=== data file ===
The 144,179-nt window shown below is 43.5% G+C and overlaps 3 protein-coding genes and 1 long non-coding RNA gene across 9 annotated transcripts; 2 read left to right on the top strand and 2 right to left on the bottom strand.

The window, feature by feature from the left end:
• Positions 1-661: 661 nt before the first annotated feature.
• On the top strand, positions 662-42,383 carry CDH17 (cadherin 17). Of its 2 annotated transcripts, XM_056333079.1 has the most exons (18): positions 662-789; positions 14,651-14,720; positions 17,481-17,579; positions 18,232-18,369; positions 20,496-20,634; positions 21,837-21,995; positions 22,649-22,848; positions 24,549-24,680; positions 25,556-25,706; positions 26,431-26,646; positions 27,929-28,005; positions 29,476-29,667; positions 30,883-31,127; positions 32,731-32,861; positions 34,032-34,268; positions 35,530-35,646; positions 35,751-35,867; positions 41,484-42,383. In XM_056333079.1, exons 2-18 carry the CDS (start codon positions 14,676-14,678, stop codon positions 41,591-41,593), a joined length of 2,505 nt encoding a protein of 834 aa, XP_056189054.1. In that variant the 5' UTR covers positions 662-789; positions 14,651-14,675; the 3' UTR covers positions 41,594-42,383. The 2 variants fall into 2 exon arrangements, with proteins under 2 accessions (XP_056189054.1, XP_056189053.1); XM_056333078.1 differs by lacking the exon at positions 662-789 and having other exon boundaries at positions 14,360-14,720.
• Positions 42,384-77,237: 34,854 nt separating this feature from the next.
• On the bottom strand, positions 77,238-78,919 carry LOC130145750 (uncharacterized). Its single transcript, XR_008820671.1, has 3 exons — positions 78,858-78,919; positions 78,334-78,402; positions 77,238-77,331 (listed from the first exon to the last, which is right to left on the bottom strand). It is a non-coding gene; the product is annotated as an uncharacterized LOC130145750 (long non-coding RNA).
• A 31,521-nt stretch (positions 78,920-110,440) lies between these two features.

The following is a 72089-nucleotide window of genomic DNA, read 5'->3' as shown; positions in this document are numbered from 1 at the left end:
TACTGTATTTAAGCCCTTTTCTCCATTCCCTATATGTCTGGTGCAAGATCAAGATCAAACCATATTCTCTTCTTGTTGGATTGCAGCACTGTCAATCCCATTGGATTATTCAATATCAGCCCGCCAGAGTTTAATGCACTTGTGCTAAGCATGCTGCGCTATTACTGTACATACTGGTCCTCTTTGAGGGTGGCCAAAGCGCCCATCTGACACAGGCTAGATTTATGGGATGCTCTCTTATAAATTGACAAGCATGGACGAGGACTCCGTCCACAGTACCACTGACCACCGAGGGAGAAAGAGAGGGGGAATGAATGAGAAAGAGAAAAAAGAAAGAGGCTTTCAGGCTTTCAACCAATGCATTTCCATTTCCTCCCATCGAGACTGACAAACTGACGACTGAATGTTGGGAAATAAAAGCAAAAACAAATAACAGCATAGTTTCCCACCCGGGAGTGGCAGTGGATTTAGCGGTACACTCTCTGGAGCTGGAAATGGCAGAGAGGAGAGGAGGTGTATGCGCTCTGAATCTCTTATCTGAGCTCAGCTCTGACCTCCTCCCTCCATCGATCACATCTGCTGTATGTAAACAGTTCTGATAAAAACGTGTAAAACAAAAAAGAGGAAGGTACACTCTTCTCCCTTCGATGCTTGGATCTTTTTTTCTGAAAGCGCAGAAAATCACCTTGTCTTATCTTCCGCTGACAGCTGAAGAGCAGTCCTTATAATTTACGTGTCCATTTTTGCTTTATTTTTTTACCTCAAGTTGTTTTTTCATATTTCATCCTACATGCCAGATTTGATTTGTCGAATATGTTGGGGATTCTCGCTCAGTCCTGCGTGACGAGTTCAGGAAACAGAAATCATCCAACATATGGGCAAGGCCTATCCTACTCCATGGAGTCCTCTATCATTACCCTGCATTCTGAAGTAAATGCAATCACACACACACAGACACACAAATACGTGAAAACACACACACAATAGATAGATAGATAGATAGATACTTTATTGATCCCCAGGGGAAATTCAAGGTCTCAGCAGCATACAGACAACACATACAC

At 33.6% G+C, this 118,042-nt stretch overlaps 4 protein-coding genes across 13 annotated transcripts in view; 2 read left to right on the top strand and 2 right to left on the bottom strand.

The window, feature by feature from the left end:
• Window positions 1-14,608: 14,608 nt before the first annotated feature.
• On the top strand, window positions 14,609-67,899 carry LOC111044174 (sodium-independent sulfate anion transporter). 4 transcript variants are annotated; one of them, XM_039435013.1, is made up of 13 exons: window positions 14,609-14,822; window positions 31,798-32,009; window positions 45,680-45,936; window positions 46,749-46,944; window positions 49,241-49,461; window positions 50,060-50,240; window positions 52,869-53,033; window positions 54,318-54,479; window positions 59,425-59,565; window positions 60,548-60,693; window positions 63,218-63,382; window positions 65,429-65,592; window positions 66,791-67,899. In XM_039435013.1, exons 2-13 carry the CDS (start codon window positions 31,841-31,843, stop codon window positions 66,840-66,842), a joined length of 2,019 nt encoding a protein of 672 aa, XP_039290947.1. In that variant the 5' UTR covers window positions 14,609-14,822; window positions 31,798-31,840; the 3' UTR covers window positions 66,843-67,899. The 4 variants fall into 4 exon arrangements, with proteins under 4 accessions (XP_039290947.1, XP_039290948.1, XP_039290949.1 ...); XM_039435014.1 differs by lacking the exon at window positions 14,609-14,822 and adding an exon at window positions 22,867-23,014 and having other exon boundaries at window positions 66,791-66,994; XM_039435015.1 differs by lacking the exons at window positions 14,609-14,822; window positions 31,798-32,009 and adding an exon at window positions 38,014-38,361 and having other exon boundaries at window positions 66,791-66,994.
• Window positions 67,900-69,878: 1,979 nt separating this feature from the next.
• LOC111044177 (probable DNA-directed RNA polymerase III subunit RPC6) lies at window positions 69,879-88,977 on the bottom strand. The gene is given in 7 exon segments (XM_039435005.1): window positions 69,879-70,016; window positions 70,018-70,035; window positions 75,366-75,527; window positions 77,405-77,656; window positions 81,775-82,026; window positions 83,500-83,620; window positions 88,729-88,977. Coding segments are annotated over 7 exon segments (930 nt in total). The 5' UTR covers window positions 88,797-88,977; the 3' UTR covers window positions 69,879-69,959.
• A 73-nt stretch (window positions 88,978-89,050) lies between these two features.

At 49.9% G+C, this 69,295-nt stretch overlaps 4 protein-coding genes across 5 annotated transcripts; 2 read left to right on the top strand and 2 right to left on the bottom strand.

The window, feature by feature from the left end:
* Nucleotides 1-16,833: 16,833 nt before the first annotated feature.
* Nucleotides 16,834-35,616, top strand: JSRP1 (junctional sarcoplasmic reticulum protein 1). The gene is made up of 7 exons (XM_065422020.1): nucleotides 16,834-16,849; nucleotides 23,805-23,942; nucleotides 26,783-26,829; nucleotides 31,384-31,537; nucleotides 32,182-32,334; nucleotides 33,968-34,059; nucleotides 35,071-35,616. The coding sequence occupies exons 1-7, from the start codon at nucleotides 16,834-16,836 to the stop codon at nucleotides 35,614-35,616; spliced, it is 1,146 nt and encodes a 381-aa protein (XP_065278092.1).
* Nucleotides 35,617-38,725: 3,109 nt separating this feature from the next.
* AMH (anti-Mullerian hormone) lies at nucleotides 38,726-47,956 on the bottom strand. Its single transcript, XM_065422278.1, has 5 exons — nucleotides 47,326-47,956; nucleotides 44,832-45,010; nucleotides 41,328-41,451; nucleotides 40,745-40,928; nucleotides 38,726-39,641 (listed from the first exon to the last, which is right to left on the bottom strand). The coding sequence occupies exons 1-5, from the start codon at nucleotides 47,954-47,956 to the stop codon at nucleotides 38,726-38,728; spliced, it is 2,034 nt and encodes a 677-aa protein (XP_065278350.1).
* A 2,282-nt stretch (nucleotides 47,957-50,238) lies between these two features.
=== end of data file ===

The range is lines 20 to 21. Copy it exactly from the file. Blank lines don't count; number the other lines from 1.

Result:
* Nucleotides 16,834-35,616, top strand: JSRP1 (junctional sarcoplasmic reticulum protein 1). The gene is made up of 7 exons (XM_065422020.1): nucleotides 16,834-16,849; nucleotides 23,805-23,942; nucleotides 26,783-26,829; nucleotides 31,384-31,537; nucleotides 32,182-32,334; nucleotides 33,968-34,059; nucleotides 35,071-35,616. The coding sequence occupies exons 1-7, from the start codon at nucleotides 16,834-16,836 to the stop codon at nucleotides 35,614-35,616; spliced, it is 1,146 nt and encodes a 381-aa protein (XP_065278092.1).
* Nucleotides 35,617-38,725: 3,109 nt separating this feature from the next.